The day started with me descending into the belly of the beast, i.e. the dark cavern that is Guadalajara’s SITREN, i.e. Guadalajara’s metro. But don’t call it the metro. People will correct you and call it the train, despite the fact that it runs underground, and is indeed a metro in every way possible apart from the fact that people don’t call it that.
My goal this morning was to go SOMEWHERE. Anywhere. All I wanted to do was get out of GDL, and preferably to a small town. I had a few small towns north of GDL in my cross-hairs, one of them being San Francisco de Ixcatan, which looked to be in the mountains, or some kind of valley, next to a rushing body of water, which I believe laymen call a “Rhivjer.”
My plan of attack was this: Take the metro, I mean train, as far north as I could, and look for a bus. This is why I’m not allowed to travel with people. Most people wouldn’t subscribe to this plan. What if there aren’t buses? What if that part of town is really bad? Why don’t we just go to the main bus station and do this methodically?
I got off the train and started walking north, hoping buses would be going by right there. But when I looked at Google Maps I realized I’d probably have to connect with the main highway before there’d be buses. So I kept walking. I bought a “chocomil,” or chocolate milk, made fresh right there with cinnamon on top. With this glucose infusion I kept walking, and after a few minutes asked a guy sitting by the side of the road if he knew where the buses to Ixcatan left from. He seemed excited. “Right down there, by the Elektra,” he said, pointing down the hill. And so I kept walking. I walked for probably half a kilometer, and the Elektra, an electronics store, came into view. There was a slough of people in front of it, the chaos of buses stopping, the heat, the cars speeding by. I crossed the road and followed people’s lead, taking a seat on a planter in the shade created by the Elektra.
“Good afternoon,” I said to the people sitting next to me. “My name is Mark Thomas, first of his name, and I was wondering if the buses to San Francisco de Ixcatan pass by here.”
“Where’s that?” the woman said.
“Ahhhh, Ixcatan,” she quickly added. “What did you call it?”
“It’s just that it says ‘San Francisco de Ixcatan’ on the map.”
“Why do you wanna go there?” the guy sitting next to her asked.
“I don’t know. To eat. To get out of the city.”
This seemed like a novel idea to them. I gathered from our short conversation that Ixcatan wasn’t exactly on the top of people’s bucket lists.
(For the record: I despise the term bucket list. I’m ashamed of myself for using it. It’s kind of a buzz word these days, people always asking each other, “What’s on the top of your bucket list?” followed by a 15 minute conversation about Thailand.)
The bus was glorious. Oh, how I love locomotion. Moving faster than you could under your own power. Is there anything better? Besides chocolate milk, of course.
Within 15 minutes we were out of Guadalajara and a large valley stretched before us. For some reason I had expected everything to be green and florid, but it was decidedly arid. Dry. Parched. And we weren’t going UP in altitude. We were going down. Down a steep, winding hill, further into the heat. Out of the city, but not out of the heat.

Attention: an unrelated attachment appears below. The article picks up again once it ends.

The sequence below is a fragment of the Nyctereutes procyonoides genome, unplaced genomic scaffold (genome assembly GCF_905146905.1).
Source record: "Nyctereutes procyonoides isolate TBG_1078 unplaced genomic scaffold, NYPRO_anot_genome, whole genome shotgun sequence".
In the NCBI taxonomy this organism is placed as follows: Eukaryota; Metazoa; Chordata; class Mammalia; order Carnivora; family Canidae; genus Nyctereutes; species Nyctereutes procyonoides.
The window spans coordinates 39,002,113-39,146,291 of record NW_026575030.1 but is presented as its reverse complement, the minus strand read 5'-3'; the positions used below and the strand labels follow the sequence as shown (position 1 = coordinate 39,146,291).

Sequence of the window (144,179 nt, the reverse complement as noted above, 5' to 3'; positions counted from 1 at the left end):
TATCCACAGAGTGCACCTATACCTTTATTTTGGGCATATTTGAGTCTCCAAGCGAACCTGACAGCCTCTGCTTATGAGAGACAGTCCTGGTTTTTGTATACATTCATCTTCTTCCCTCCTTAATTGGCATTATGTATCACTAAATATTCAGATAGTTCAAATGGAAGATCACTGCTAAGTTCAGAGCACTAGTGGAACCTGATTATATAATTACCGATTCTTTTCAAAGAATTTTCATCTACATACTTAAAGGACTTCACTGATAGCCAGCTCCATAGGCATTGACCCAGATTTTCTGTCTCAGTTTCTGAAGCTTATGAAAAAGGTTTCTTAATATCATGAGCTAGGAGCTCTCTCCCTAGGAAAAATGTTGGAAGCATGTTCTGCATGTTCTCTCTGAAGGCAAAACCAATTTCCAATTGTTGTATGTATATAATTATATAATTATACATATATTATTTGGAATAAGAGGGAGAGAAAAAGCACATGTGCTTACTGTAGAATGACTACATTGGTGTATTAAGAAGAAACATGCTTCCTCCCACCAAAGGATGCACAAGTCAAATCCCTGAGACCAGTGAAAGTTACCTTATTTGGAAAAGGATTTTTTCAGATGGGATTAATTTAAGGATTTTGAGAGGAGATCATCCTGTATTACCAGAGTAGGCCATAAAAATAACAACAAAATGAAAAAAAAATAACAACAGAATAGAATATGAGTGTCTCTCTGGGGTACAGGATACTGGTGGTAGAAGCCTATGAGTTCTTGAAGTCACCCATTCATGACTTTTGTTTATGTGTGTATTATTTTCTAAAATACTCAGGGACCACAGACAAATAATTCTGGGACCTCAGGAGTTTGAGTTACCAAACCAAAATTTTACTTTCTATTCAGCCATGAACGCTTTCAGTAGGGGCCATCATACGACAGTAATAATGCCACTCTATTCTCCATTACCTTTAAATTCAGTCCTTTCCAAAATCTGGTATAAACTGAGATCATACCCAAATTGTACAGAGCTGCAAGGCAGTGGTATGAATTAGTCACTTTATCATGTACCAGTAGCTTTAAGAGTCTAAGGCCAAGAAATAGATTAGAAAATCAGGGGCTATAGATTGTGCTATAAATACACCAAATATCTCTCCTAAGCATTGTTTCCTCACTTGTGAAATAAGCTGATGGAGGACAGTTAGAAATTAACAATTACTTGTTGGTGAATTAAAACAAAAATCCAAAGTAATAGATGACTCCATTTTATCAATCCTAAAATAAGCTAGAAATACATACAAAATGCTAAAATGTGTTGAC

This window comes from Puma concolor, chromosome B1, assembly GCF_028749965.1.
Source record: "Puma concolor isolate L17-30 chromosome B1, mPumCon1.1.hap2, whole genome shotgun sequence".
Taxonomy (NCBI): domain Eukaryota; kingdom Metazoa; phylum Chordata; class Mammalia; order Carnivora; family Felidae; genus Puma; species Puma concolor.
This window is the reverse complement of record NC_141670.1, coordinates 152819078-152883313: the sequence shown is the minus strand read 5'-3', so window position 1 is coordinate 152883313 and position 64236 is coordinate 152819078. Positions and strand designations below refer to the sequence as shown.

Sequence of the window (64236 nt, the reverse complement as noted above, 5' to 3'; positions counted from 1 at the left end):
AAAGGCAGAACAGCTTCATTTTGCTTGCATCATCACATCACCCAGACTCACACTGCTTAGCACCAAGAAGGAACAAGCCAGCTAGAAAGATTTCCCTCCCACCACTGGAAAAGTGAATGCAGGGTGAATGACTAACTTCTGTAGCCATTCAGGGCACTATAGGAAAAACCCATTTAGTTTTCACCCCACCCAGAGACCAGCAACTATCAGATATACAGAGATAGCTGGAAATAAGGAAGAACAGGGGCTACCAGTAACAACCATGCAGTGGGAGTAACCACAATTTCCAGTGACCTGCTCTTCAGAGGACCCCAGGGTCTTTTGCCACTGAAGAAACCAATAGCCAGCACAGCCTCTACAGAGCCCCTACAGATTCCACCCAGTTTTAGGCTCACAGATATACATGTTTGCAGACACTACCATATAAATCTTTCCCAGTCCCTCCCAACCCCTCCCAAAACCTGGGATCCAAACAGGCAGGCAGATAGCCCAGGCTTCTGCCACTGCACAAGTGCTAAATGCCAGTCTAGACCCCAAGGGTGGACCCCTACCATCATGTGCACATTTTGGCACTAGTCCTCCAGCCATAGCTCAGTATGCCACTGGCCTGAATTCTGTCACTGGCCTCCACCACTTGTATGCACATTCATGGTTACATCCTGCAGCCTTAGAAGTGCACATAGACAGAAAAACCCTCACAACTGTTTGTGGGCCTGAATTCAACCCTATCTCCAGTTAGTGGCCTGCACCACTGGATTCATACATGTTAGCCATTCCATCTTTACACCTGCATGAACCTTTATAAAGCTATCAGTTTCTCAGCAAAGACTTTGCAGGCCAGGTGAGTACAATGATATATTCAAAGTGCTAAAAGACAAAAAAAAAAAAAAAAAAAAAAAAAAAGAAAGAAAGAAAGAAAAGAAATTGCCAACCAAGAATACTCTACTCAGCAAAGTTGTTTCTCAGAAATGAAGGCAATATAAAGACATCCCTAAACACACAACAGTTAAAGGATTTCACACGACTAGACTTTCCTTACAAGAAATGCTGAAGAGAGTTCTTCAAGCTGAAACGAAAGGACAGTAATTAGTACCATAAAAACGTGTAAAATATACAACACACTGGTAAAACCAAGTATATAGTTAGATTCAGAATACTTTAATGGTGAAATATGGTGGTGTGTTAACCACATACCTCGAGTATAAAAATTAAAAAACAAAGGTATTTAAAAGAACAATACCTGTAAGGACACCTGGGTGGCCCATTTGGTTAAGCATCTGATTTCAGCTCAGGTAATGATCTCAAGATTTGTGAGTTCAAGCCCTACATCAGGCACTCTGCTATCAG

Even before getting to Ixcatan I was thrilled by the trip. Thirteen pesos and I had gotten a world away from GDL. Why have I not been doing this every weekend? Or every day, for that matter? Why don’t I live in San Francisco de Ixcatan, keep goats, and tend to them? This last question would plague me for most of the day.
Upon arriving to the town, which was quiet, a few old men sitting in the main plaza under the shade of a jacaranda tree (I have no idea what kind of tree it was), I sought out tacos. I was rewarded with a stand next to the church that sold tacos dorados for 10 pesos each, of which I had two. After this I drank a Topo Chico, Mexico’s premier mineral water, and headed for the hills. I took a cobblestone road that seemed to lead out of the town, and indeed in less than 10 minutes I WAS out of town, listening to the sounds of the insects, the birds, the sounds of the country on a hot day in old Mexico.
After my foray into nature I walked back into town where I spotted a horse standing on the sidewalk waiting for its owner. I sat next to the horse, and next to a dog that was taking refuge from the sun in a tree planter. There I sat for some time, observing the town. There was a group of people to my left listening to music and drinking beer. A man road by on his horse followed by his son, who was riding a pony, and then they talked to the people and went by me again. The dog, when I sat next to it, stirred for a second, looked at me, and went back to sleep. The horse seemed annoyed at having to wear a bit, but content to be in the shade.
And then I went back to the main plaza, where I continued to sit. When I heard the sound of the bus, I ran to get on it. It didn’t leave for a few minutes, however, so I walked over to a guy selling fruit and got a bag of mango and watermelon covered in chile and lemon for 15 pesos. And then it was time to get on the bus, and time to leave San Francisco de Ixcatan.